The discovery of 200,000 Bitcoin–a full quarter of the money previously thought to have been lost forever to hackers–might seem like the type of thing that would turn public opinion for the better. But the reaction to Mark’s announcement was mixed, to say the least. If you believed Mark’s story, of how he came upon the money, this was a silver lining to an otherwise bad story. If you believed Mark was the hacker himself, this unbelievable story about “accidentally” coming upon a missing 200,000 coin smelled fishy–like some sort of trick, to throw us off his scent.
Mark insisted to journalists that he wanted no part of the 200,000 Bitcoin he’d found, but if that were ever to have gained him any goodwill, his timing was marred by another, unexpected development. A development which requires some background in Japanese bankruptcy law. More on that in a bit.
Willy The Bot
In addition to government authorities in the U.S., Japan and elsewhere, many members of the Bitcoin community joined the effort to investigate and, hopefully, recover Mt. Gox’s lost money. The first breakthrough came on in the late Spring, 2014, when a detailed technical document was posted to the web by a Tokyo-based software engineer. The document was the culmination of a longstanding inquiry within the Mt. Gox community, about suspicious activity by Mt. Gox in the blockchain. The theory was first publicly introduced by a Reddit user, named “paleh0rse”, who noticed something patently wrong with the site’s activity. They wrote (and I quote): “At approximately 0102 EST on 7 January 2014, the Gox trading API went offline for everyone in the world… EXCEPT Willy, the infamous buy bot suspected of belonging to Mount Gox itself. During the next ~90 minutes, Willy continued to buy his usual 10-19 BTC every 6-20 minutes while nobody else in the world could trade.”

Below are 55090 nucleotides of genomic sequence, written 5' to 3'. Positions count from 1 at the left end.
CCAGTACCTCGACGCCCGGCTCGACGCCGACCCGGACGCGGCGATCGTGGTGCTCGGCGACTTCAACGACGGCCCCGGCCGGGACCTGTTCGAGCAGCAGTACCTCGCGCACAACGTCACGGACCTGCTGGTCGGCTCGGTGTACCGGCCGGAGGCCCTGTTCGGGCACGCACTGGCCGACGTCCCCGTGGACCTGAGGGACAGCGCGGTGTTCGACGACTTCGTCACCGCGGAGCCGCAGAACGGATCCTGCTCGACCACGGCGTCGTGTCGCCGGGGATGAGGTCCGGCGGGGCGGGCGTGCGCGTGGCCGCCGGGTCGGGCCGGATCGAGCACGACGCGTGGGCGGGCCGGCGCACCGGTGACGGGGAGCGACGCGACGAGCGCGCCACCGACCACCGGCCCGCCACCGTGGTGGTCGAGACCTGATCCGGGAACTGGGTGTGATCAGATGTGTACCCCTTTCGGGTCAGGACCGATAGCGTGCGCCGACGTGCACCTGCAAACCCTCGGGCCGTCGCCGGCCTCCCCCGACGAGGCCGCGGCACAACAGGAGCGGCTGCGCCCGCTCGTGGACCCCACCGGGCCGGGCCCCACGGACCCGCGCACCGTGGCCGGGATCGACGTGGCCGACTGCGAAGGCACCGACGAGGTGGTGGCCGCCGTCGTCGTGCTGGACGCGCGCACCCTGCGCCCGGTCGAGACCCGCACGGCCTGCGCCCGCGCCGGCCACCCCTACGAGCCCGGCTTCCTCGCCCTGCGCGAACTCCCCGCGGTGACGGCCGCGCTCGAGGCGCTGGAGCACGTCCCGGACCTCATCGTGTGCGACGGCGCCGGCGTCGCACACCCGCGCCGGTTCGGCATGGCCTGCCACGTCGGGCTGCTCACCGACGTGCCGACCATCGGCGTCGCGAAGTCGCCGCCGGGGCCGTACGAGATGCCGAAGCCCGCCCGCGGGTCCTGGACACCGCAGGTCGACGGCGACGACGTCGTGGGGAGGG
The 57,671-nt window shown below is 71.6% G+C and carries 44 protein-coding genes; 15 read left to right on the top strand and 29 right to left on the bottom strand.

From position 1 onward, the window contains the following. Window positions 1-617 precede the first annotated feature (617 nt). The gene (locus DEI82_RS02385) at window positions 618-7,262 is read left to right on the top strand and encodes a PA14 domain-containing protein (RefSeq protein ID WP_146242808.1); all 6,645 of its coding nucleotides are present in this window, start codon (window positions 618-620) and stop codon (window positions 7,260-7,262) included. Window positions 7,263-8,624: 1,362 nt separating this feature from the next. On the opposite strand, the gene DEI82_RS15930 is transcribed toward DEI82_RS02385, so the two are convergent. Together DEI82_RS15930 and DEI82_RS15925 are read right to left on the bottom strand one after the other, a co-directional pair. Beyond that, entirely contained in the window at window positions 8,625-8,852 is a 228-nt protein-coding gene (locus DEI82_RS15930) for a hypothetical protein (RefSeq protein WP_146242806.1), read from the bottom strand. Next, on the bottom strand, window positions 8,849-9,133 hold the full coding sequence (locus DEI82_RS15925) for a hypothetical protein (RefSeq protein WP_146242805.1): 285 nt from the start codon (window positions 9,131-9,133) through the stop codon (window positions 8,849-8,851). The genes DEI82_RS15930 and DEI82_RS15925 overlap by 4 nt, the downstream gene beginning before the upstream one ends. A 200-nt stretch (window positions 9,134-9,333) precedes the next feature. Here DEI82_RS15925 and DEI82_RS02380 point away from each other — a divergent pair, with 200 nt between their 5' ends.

“Willy”, the bot who was first given its name in this post by paleh0rse, was being discussed by traders as far back as December 2013. It appeared that, throughout the months of December 2013 and January 2014, between ten and twenty Bitcoin were being bought, consistently, every five to ten minutes. The red flag wasn’t the amount of Bitcoin being traded, of course. It was the nonstop, unfailing consistency of the pattern, and the fact that it continued even as Mt. Gox’s service shut down to the public. This was a bot. But whose bot was it? Was this Mt. Gox itself?
“Glitch in the System”
“When internal data from Mt. Gox leaked, following their insolvency, it offered the conspiracy theorists hard information to draw from.
Essentially, there was a leaked data set of Mt. Gox trades that was leaked on Reddit.”
This is Kai Chang. When Mt. Gox user data leaked, he worked with a partner, Eric Rodenbeck, to produce graphical representations that could sus out some of the patterns in the data. Nate Nelson, our producer, spoke with them.